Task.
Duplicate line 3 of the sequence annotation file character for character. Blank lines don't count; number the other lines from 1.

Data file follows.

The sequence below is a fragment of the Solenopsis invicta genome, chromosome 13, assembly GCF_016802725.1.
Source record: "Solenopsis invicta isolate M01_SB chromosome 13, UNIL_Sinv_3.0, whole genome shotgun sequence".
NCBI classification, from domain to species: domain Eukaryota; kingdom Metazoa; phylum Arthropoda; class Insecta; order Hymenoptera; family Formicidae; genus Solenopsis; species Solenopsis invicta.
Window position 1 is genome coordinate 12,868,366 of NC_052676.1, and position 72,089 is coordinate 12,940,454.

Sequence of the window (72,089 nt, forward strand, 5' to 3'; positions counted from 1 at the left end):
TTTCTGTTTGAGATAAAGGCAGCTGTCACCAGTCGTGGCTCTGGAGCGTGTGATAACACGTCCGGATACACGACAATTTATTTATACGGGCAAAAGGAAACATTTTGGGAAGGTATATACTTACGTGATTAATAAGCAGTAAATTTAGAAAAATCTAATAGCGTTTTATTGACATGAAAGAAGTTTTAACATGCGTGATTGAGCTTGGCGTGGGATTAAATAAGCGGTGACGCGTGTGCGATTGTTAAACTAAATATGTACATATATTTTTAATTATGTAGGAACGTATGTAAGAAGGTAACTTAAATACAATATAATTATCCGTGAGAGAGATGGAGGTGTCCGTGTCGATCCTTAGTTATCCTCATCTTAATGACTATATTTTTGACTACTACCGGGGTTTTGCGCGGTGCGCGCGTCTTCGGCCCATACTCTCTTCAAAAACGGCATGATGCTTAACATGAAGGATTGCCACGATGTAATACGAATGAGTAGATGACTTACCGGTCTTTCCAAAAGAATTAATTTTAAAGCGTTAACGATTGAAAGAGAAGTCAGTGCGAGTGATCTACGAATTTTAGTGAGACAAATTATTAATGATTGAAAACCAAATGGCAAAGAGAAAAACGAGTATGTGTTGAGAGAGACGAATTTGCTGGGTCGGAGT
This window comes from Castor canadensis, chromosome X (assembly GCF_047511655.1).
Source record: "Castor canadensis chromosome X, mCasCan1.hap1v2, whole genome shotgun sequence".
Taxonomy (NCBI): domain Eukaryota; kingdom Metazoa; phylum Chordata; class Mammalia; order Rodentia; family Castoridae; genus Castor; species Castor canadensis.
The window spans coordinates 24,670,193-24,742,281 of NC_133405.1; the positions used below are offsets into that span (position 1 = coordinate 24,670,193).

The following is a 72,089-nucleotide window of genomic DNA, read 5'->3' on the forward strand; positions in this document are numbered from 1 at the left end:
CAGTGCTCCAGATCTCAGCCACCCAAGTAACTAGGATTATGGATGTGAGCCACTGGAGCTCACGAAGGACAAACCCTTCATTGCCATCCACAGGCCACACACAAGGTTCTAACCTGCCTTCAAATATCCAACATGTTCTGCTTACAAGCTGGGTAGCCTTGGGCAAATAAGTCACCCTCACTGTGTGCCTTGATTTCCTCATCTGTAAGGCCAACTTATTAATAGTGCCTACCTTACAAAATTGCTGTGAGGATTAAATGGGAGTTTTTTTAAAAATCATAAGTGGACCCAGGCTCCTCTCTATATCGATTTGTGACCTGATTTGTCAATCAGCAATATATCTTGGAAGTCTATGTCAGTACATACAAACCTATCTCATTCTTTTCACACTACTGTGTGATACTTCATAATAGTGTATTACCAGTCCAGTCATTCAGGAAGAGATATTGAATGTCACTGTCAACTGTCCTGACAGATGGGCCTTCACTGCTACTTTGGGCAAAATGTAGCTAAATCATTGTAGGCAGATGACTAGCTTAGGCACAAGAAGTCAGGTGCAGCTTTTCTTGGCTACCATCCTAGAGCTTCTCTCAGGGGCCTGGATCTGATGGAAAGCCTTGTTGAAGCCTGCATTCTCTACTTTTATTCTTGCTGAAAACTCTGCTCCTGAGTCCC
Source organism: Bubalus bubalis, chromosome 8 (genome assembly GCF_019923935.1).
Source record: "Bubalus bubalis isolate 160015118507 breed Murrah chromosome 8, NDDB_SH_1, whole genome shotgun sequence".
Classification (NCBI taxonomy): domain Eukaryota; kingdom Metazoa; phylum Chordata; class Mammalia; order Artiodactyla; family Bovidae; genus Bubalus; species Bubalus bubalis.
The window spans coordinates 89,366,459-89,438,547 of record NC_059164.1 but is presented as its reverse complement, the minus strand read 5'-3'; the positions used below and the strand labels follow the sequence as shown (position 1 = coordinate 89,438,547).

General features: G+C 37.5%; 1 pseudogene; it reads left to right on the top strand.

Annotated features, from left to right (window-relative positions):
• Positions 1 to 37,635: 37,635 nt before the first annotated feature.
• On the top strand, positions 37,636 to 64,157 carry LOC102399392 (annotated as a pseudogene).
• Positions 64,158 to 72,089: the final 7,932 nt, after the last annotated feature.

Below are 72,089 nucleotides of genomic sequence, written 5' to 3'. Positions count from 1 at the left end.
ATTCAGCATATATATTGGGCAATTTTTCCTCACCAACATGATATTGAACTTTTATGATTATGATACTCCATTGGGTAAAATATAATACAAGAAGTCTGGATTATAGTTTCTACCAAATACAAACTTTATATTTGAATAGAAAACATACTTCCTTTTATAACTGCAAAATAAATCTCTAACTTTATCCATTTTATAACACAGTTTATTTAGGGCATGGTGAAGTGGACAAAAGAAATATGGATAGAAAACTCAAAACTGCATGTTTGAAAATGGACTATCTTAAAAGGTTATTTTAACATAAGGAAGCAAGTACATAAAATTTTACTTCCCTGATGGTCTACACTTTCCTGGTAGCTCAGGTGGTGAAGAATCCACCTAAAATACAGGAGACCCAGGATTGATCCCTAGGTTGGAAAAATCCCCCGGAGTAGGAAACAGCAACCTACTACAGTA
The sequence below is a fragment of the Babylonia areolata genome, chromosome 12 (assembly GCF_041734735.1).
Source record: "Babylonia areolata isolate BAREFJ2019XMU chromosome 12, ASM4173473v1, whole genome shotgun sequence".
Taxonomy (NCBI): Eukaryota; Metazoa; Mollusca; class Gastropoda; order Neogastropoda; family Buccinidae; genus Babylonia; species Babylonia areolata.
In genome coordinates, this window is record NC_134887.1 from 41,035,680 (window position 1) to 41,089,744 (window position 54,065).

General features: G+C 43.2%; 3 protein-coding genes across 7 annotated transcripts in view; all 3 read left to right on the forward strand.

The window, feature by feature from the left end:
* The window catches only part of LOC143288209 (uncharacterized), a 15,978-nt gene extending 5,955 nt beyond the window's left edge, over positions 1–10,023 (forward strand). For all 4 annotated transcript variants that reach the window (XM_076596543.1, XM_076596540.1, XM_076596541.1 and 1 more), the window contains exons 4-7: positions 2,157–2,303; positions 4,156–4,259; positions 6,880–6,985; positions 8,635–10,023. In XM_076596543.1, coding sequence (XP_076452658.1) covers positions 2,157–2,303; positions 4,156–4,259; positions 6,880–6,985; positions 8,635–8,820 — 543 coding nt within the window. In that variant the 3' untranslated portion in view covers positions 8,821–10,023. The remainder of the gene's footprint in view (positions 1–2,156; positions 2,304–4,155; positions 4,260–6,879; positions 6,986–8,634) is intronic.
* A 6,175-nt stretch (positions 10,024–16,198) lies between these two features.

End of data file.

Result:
NCBI classification, from domain to species: domain Eukaryota; kingdom Metazoa; phylum Arthropoda; class Insecta; order Hymenoptera; family Formicidae; genus Solenopsis; species Solenopsis invicta.